Glycine 26.64 26.64
Myo-Inositol 554.94 554.94
Nicotinic acid 4.06

4.06

Pyridoxine HCl

2.43 2.43
Thiamine HCl

0.30

0.30
Organic addenda
Sucrose (mM) 87.64 87.64 43.82
Fructose (mM) 44.40
Citric acid (mM)

0.39
Ascorbic acid (mM) 0.28
Yeast extract (mg/L) 500
Peptone (mg/L) 100
Growth regulators (mM)
NAA 0.11
BA 2.22
Kinetin 9.29
IBA - 4.92 -
  • After all the above-mentioned requirements (for each stage of the media) are added in 500 ml distill water, as 8 gram of agar to the media solution and make the volume of the media to 1L or 1000 ml.
  • Autoclave the media at 120 C, 101 kPa, for 15 min.

Explant Preparation

  • Soak the tuberous roots in water overnight.
  • Transfer the roots to a pot containing moist perlite in a way that the upper part stays out.
  • Incubate the explants at 10–12 C 8 h light for over about 15–20 days.
  • As the culture starts sprouting, prepare the cultures to get started.

Culture Initiation

  • Dissect the buds from the tuberous roots.
  • Sterilize them by quickly dipping them into 70% (v/v) ethanol followed by a 15 min treatment of NaOCl with 1% available chlorine.
  • Rinse the buds three times with sterile water.
  • Shake the explants in 50% PPM (v/v) for 10 minutes.
  • Transfer the cultures to the media prepared as mentioned in the culture initiation row on the above-given table.
  • Incubate the cultures for 16 h, in light/8 h dark, and 50–60mmol/m2/s), at 19±1 C.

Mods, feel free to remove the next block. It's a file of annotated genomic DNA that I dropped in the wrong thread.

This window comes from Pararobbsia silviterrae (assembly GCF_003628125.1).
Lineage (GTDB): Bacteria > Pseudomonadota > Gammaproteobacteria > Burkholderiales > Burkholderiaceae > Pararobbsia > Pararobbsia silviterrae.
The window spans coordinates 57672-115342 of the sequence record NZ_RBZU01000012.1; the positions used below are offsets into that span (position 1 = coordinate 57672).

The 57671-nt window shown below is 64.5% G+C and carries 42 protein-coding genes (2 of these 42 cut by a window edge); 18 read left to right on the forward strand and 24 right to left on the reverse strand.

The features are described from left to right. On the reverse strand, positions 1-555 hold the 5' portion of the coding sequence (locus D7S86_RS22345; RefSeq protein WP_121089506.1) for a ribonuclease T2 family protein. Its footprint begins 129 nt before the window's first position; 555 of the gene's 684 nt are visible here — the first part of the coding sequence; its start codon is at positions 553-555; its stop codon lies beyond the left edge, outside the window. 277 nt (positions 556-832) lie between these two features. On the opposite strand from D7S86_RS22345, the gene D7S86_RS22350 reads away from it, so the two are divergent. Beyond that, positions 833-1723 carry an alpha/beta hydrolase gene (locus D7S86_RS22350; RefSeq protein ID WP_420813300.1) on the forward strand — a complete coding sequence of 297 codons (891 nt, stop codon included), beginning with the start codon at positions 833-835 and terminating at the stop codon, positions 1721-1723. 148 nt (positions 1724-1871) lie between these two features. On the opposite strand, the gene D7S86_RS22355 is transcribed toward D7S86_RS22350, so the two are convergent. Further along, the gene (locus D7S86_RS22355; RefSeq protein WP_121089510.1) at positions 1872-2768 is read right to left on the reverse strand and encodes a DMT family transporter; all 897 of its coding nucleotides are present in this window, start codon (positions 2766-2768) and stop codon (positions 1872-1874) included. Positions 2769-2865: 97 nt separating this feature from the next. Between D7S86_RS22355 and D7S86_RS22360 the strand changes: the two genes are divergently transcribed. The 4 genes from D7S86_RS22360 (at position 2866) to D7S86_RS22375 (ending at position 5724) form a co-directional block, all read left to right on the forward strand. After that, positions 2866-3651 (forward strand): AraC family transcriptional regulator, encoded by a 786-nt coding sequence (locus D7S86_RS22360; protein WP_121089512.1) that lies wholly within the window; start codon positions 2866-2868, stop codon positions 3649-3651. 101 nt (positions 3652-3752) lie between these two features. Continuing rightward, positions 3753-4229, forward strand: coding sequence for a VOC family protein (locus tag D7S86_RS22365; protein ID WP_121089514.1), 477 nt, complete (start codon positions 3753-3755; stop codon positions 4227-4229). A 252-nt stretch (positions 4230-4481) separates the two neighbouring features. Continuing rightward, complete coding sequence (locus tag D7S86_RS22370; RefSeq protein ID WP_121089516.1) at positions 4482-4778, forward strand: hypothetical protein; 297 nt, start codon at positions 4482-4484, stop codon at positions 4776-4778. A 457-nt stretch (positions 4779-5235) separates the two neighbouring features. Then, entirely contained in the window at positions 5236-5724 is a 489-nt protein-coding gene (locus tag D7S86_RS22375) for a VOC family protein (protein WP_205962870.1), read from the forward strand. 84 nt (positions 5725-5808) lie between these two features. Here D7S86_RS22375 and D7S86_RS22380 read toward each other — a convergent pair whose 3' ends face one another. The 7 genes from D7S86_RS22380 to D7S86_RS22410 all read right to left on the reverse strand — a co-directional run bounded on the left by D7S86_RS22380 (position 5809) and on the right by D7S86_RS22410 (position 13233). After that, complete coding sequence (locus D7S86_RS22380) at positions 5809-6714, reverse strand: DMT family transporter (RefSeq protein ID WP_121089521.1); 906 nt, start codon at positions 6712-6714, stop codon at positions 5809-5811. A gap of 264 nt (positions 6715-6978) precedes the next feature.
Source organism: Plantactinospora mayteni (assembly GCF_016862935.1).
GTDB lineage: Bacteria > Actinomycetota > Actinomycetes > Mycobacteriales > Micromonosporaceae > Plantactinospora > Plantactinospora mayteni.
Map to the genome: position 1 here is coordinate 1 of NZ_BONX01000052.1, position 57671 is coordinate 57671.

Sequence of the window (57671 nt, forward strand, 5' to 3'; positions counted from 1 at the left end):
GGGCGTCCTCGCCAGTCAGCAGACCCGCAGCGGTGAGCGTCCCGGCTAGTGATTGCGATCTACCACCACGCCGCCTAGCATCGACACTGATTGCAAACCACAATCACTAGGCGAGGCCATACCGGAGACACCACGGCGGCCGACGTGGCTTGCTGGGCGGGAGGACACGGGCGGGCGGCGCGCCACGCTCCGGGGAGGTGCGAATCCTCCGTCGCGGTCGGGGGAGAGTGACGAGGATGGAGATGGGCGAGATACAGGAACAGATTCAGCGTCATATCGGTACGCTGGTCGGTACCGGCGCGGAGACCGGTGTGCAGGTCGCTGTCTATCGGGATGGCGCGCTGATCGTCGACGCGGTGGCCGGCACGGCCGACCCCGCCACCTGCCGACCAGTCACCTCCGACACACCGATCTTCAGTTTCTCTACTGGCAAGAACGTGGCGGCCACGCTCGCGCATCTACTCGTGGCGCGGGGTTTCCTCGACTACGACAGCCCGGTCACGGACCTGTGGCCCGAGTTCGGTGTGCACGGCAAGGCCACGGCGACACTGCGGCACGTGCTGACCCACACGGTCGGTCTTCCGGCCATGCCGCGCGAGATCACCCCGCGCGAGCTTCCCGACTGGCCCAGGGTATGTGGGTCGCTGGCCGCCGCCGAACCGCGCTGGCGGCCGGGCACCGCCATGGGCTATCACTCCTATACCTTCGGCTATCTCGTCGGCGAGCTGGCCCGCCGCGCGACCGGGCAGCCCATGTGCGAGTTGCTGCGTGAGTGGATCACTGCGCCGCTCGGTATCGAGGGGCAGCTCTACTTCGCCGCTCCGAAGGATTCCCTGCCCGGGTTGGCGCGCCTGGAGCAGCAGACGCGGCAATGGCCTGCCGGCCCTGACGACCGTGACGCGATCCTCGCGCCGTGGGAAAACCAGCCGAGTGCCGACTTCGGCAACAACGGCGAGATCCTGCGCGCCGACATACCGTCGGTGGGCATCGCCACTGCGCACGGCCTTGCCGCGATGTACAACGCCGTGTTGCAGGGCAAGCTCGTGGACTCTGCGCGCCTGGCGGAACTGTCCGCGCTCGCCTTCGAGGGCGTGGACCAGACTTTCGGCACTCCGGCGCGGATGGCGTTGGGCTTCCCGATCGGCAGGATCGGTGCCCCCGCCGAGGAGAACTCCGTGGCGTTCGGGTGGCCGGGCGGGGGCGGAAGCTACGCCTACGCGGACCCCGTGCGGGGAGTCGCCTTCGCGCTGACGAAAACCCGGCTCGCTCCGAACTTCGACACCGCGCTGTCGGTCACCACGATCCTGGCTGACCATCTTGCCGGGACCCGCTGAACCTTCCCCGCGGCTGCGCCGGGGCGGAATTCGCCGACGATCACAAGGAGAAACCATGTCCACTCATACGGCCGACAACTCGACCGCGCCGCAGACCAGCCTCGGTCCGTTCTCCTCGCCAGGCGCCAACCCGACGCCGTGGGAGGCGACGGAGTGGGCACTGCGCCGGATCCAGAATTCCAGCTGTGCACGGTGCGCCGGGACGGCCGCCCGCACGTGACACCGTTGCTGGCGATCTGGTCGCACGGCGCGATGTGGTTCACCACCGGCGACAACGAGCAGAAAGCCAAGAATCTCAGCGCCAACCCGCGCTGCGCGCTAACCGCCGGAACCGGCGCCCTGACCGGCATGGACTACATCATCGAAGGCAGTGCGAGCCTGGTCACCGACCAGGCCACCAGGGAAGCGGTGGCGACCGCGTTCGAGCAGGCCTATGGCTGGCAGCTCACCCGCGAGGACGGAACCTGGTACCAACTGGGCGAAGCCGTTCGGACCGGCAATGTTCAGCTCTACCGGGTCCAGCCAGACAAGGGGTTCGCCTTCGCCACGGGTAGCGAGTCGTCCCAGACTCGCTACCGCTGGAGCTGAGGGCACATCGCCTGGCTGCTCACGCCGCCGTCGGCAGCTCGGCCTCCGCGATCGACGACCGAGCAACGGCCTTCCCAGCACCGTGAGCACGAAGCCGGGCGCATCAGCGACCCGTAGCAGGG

Shoot Multiplication

  • Prepare multiplication media as given in the table above.
  • After 7-8 weeks, transfer the culture to the multiplication medium.
  • Keep 10-15 shoots to each culture vessel (containing 100 ml media) and seal with a parafilm or polyethylene film.
  • After 2-3 weeks, you will observe a cluster of shoots.
  • For subculturing, divide these shoots in aseptic conditions and culture them on a fresh multiplication medium.

Rooting and Acclimatization

  • Cut the shoots to 1.5–2.0 cm long and transfer them to the rooting medium.
  • After 3-4 weeks you should observe health and well-developed plantlets.
  • Transfer the plantlets to the peat-perlite substrate (1:1) under greenhouse
  • conditions. Protect the plantlets with a white polypropylene film (17 g/m2) and green shading net (70%) for 2 weeks.
  • Remove the polypropylene film gradually. After, the film is completely removed apply a fertilizer with a 0.1% salt concentration in the ratio of 1:0.7:1.1 (N:P: K).
  • After a few days, plants will be ready to be transferred to cultivation and production and then can be maintained following natural practices.

How Plant Cell Technology Is Helping Culturists Worldwide In Their Tissue Culture Application?

Plant Cell Technology is helping tissue culturists around the world by providing unique and world-class products and services that smoothen their process. It has MS media, agar, gellan gum, Plant Preservative Mixture (PPM), culture vessels, Biocoupler (TM), and masks in its store to facilitate your processes.

And, that’s not it! Plant Cell Technology also offers consultation services to culturists of all sizes that help to get instant solutions to your tissue culture problems.

So, visit plantcelltechnology.com today and find out more about our product and services and how they help you to excel in your tissue culture processes.

Happy Culturing!!

References

  1. Beruto, M., & Debergh, P. (2004). Micropropagation of Ranunculus Asiaticus: A Review and Perspectives. Plant Cell, Tissue and Organ Culture, 77(3), 221–230. doi:10.1023/b:ticu.0000018416.38569.7b
  2. Beruto, M. (2009). In vitro Propagation Through Axillary Shoot Culture of Ranunculus asiaticus L. Methods in Molecular Biology, 29–37. doi:10.1007/978-1-60327-114-1_4
  3. https://en.wikipedia.org/wiki/Ranunculus
  4. https://www.gardendesign.com/flowers/ranunculus.ht...